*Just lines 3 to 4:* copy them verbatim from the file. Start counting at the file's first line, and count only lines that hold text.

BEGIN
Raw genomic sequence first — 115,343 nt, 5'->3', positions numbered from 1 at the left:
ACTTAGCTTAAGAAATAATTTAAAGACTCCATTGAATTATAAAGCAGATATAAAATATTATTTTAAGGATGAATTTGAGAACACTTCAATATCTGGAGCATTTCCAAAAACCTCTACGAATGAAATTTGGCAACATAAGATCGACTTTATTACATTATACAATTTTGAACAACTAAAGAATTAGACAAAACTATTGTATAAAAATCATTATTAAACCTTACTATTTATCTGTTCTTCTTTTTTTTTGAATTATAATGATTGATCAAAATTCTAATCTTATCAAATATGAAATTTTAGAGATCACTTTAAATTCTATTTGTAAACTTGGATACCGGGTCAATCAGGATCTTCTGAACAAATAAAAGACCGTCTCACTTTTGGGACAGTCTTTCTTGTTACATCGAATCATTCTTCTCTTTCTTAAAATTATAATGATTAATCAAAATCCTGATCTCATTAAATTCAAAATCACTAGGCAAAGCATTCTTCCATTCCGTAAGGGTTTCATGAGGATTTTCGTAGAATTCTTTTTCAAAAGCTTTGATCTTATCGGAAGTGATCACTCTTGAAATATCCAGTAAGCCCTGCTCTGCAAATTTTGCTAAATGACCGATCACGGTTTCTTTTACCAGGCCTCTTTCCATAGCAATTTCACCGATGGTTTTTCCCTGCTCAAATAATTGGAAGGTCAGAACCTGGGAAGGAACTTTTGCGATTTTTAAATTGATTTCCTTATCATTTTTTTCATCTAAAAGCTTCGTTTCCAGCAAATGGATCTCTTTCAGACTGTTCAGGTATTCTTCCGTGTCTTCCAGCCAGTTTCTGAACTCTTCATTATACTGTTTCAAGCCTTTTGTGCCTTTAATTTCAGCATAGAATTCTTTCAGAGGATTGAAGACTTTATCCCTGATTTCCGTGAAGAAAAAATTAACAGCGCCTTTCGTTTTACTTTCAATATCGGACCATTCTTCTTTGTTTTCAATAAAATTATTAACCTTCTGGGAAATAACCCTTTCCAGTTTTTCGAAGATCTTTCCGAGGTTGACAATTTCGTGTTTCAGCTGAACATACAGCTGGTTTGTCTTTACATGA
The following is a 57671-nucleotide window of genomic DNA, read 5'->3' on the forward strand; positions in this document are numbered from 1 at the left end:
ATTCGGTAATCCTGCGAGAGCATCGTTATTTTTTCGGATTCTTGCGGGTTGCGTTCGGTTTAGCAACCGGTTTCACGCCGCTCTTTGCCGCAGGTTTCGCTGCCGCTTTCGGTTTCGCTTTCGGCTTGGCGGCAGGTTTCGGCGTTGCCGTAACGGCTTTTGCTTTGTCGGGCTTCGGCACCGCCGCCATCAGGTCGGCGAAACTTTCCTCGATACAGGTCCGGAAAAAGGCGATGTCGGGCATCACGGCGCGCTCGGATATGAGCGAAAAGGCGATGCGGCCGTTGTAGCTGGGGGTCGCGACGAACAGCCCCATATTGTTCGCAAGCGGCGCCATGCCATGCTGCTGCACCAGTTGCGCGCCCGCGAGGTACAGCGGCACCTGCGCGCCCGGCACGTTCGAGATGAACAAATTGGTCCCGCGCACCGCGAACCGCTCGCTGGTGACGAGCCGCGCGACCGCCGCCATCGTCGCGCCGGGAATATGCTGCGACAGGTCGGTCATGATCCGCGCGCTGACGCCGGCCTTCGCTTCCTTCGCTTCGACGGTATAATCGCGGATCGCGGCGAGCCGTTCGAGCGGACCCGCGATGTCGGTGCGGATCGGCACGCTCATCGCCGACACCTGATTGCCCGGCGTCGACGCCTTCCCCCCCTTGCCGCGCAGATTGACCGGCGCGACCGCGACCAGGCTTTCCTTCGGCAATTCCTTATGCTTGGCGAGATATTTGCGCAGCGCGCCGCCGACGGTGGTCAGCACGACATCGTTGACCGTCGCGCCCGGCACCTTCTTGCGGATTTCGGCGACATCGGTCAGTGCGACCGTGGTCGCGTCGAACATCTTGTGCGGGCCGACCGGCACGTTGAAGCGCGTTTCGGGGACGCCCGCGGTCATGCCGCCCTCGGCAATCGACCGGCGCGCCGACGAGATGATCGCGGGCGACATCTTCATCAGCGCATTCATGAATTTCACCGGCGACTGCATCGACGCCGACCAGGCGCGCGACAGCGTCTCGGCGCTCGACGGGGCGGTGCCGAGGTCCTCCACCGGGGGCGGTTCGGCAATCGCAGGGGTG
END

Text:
The following is a 57671-nucleotide window of genomic DNA, read 5'->3' on the forward strand; positions in this document are numbered from 1 at the left end:
ATTCGGTAATCCTGCGAGAGCATCGTTATTTTTTCGGATTCTTGCGGGTTGCGTTCGGTTTAGCAACCGGTTTCACGCCGCTCTTTGCCGCAGGTTTCGCTGCCGCTTTCGGTTTCGCTTTCGGCTTGGCGGCAGGTTTCGGCGTTGCCGTAACGGCTTTTGCTTTGTCGGGCTTCGGCACCGCCGCCATCAGGTCGGCGAAACTTTCCTCGATACAGGTCCGGAAAAAGGCGATGTCGGGCATCACGGCGCGCTCGGATATGAGCGAAAAGGCGATGCGGCCGTTGTAGCTGGGGGTCGCGACGAACAGCCCCATATTGTTCGCAAGCGGCGCCATGCCATGCTGCTGCACCAGTTGCGCGCCCGCGAGGTACAGCGGCACCTGCGCGCCCGGCACGTTCGAGATGAACAAATTGGTCCCGCGCACCGCGAACCGCTCGCTGGTGACGAGCCGCGCGACCGCCGCCATCGTCGCGCCGGGAATATGCTGCGACAGGTCGGTCATGATCCGCGCGCTGACGCCGGCCTTCGCTTCCTTCGCTTCGACGGTATAATCGCGGATCGCGGCGAGCCGTTCGAGCGGACCCGCGATGTCGGTGCGGATCGGCACGCTCATCGCCGACACCTGATTGCCCGGCGTCGACGCCTTCCCCCCCTTGCCGCGCAGATTGACCGGCGCGACCGCGACCAGGCTTTCCTTCGGCAATTCCTTATGCTTGGCGAGATATTTGCGCAGCGCGCCGCCGACGGTGGTCAGCACGACATCGTTGACCGTCGCGCCCGGCACCTTCTTGCGGATTTCGGCGACATCGGTCAGTGCGACCGTGGTCGCGTCGAACATCTTGTGCGGGCCGACCGGCACGTTGAAGCGCGTTTCGGGGACGCCCGCGGTCATGCCGCCCTCGGCAATCGACCGGCGCGCCGACGAGATGATCGCGGGCGACATCTTCATCAGCGCATTCATGAATTTCACCGGCGACTGCATCGACGCCGACCAGGCGCGCGACAGCGTCTCGGCGCTCGACGGGGCGGTGCCGAGGTCCTCCACCGGGGGCGGTTCGGCAATCGCAGGGGTG